Saturday, April 28, 2012

Weaving Words, an interview with Ned Haggard

My last spring blossom as part of Couplets: to read other interview and guest blogs during National Poetry Month go to

I met Ned Haggard at an amazing event held to celebrate National Poetry Month in Chicago where 150 poets read in two and a half hours at the Harold Washington Library. Our friendship has enabled us to tap into the inspiration of our poetry communities  (Chicago for me and Minneapolis for him), proving that poets are a tribe, one to which we belong no matter our location, philosophy or style.


Ned Haggard is a prizewinning poet whose work has appeared in numerous literary journals; among them, Potomac Review, Santa Barbara Review, Piedmont Literary Review, Bohemian Chronicle, Kaleidoscope, Maryland Review, Ebbing Tide, Small Pond, and Grasslands Review. His most recent published work, an excerpt from a mystery-in-progress, The Slaughterhouse of Lambs, appeared in a publication. His work has been included in the anthologies: Off the Cuffs! (Soft Skull Press: New York City) and The Best of Chicago Poetry 2006 (  He has a collection of poems in print The Weave of the Sea (EbonyEnergy Publishing: Chicago) with another forthcoming, Soft-Shoe Shuffle and a novel The Companion in Dreams. He is developing a memoir that celebrates the people and events that have informed his life rather than emphasizing personal autobiography. He makes his home in the metropolitan Chicago area and has previously been a resident of New York City.

Q: Do you have a warm-up writing practice?
Not formally, I sometimes write off of paintings at galleries and art museums having initially considered that my practice exercise. However, I liked some of the work realized that way so much that I no longer consider the exercise a practice so much as simply another vehicle for inspiration.

Q: What feeds you as a poet?
It sounds trite and glib but, "Life," in a "L'Chaim" sort of way. Being interested in politics, I am drawn toward political poetry, which is often time dated but done well, can have a transcendent quality. Politics or more precisely political sensitivity, awareness and currently, deep concern, feeds my poetry often.

Q: What other arts do you enjoy?
Music and the visual arts, painting and photography. Music is an extension of literature for me in that I generally gain images from the listening to pure music although I have never tried writing from it the way I sometimes do paintings.

Q: What is the importance of poetry for you personally, and for the world?
Personally, pleasure and release, emotionally but also as a way of sorting matters, whatever those matters happen to be. I find dimension and breath in letters and words and the life within, behind, in front of and around them. Writing is a joy even when the subject at hand is heartbreaking. For the world, different strokes for different cultures, I suspect. I consider poetry the music of the soul, in particular and generally. I believe that is a universally viable statement. If so, that certainly says volumes for the essential place of poetry whether recognized or not.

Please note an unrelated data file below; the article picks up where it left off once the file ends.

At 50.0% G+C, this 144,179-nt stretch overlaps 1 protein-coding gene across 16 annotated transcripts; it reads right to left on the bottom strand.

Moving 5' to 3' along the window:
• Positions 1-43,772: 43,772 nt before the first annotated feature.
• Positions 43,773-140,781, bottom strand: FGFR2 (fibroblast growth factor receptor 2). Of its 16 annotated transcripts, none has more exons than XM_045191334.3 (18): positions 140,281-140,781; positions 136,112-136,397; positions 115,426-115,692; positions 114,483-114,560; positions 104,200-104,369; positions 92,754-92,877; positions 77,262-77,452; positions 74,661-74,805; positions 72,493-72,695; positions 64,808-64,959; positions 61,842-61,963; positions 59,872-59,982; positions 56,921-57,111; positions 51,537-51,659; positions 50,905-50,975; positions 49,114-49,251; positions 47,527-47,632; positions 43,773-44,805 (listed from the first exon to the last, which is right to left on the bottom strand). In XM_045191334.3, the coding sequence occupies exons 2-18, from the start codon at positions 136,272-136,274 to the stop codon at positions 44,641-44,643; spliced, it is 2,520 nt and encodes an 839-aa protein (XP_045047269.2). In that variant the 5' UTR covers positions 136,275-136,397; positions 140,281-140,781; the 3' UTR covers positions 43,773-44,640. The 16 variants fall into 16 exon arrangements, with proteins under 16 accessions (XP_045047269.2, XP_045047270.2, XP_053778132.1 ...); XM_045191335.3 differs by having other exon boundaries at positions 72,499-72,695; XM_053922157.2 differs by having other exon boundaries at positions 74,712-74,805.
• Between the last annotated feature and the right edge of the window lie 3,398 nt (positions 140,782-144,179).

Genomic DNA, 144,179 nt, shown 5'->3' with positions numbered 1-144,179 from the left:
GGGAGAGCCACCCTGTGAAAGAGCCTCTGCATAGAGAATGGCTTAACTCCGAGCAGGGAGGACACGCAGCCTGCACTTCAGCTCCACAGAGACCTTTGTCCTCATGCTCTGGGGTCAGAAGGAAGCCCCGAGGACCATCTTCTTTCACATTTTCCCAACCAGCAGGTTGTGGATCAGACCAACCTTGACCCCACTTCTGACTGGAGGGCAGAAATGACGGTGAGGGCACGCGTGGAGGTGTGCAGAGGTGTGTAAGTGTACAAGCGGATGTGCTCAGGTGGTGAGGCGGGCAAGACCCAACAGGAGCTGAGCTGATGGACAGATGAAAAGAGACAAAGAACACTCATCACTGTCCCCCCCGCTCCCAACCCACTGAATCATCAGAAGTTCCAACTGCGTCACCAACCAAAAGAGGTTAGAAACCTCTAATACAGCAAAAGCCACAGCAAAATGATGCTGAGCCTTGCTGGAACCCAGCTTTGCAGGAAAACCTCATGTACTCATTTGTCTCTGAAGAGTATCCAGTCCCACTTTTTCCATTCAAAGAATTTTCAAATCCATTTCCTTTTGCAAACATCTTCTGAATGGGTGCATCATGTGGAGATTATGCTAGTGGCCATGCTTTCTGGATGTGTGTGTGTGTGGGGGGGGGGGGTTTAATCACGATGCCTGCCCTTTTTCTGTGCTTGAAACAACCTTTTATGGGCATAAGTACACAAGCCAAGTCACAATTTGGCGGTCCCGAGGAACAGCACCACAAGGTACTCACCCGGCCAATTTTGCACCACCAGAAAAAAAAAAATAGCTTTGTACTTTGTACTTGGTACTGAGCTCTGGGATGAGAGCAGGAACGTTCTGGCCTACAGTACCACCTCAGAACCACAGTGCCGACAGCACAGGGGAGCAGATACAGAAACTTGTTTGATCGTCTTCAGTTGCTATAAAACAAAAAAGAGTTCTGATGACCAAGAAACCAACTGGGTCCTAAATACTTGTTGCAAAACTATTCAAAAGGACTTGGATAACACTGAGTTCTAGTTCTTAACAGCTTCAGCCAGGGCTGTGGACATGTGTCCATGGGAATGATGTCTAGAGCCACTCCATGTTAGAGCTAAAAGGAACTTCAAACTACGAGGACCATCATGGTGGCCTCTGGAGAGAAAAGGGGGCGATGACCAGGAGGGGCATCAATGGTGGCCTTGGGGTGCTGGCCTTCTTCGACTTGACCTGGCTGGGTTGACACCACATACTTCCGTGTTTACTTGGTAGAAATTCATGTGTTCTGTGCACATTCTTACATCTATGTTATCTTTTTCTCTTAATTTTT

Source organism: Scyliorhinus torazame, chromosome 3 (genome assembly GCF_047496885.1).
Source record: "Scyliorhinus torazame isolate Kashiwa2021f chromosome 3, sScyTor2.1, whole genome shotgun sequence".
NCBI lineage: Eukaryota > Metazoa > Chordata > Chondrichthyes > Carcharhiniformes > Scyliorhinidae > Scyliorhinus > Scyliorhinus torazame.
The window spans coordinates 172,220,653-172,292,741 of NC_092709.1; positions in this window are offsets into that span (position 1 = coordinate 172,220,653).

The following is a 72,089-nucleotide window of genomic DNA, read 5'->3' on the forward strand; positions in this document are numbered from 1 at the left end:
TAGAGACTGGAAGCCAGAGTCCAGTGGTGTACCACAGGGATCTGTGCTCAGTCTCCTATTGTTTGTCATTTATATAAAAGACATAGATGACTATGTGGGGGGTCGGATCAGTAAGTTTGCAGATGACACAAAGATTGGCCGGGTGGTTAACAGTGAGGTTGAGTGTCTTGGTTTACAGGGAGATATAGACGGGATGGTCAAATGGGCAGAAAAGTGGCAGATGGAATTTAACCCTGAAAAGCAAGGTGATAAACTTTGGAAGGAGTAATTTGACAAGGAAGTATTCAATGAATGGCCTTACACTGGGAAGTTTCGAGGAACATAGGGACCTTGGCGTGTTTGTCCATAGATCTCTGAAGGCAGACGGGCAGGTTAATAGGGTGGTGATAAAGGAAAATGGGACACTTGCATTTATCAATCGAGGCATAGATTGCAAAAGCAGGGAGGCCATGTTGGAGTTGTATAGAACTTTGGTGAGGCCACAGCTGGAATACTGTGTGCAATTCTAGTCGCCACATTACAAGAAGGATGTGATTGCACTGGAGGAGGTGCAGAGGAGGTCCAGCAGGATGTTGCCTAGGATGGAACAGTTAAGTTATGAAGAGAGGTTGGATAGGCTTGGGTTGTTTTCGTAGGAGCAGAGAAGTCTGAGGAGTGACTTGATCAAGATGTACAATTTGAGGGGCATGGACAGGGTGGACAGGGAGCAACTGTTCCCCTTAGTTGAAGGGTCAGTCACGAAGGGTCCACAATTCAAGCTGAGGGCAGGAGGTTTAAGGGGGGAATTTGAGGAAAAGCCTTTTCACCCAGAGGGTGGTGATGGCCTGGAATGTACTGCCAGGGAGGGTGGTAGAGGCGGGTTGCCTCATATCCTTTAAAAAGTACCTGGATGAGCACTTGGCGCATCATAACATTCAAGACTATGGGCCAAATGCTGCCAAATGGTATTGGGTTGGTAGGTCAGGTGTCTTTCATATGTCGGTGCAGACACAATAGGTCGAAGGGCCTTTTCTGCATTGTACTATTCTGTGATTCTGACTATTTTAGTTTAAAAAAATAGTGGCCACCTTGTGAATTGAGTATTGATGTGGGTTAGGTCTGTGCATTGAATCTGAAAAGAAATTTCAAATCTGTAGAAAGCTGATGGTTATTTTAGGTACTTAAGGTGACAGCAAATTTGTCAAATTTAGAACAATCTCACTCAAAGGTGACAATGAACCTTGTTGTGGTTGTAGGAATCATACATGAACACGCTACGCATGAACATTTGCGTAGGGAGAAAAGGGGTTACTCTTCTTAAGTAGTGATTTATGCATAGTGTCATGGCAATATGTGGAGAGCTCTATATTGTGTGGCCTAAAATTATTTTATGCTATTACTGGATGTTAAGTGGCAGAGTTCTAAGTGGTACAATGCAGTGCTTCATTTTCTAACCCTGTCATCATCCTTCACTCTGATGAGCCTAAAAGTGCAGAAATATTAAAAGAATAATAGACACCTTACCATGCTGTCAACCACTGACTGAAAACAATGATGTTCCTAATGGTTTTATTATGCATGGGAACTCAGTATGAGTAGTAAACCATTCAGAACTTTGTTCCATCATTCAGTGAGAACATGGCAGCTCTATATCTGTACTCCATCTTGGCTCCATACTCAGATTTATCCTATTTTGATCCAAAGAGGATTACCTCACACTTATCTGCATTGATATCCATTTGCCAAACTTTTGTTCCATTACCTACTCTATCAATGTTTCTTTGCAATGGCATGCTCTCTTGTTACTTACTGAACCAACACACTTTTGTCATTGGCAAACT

Q: Have you always written poetry and what inspired you to begin?
Always? No. What inspired me to begin? I don't know, I just liked the intrigue of poetry and wanted to try my hand at it. I surely was not inspired by the classroom experience of poetry. Poetry in the classroom always seemed like a butcher attempting delicate brain surgery; the teacher being the butcher and the students encouraged to mime the practice making a bloody, fatal mess. Although, I completed the then only program in the writing of poetry at Harvard some years back and that was a worthwhile exception but then, it was a writing program, not a poetry survey course. By the way, I understand that program has since been expanded. But returning to your question of inspiration to begin, I think the Beats, especially Allen Ginsberg opened the door more for me than anything else; there was a young person's sense of curiosity; an "oh wow, nitty gritty more 'real' than what I've experienced" attraction that was inspired by, "I saw the best minds of my generation destroyed by madness...." and it took off from there and ultimately, it drew me back into earlier modern poets. I was ultimately most inspired by Charles Reznikoff. Before poetry, I wrote fiction and Reznikoff showed me ways of combining poetry and narrative. I am not a lyric poet and I am not a formalist poet. I am an objectivist-imagist poet. I actually consider myself a painter with words.

Q: How do you envision the role of e-books?
I believe there will always be both physical and electronic books but I think electronic books will become more prevalent and cheaper. There is a legal case coming up about publishers rigging the prices of electronic books. I just read an article, as I recall it said the ramification will likely be far less cost for e-books. In fact, I believe the case revolves around publishers insisting on, i.e., fixing higher prices for e-books so the market for physical books would not be dynamically eroded. It may well be that eventually physical books will be a novelty. In short, I think physical books will continue but e-books will gain far greater prevalence.

After, "Woman before an aquarium, 1921-23" Henri Matisse

Contemplating, eyes wide,
settled on the water globe
world of gold fish, the
woman's arms folded
her propped chin
sees? Sees what? The swim
of foreign life, the
soothing of fin
fanned water gently
swirling, all but
motionless? Wondering;
their lives and hers?
Mystery swims in her
face, quietly
                       -----Ned Haggard © 2012

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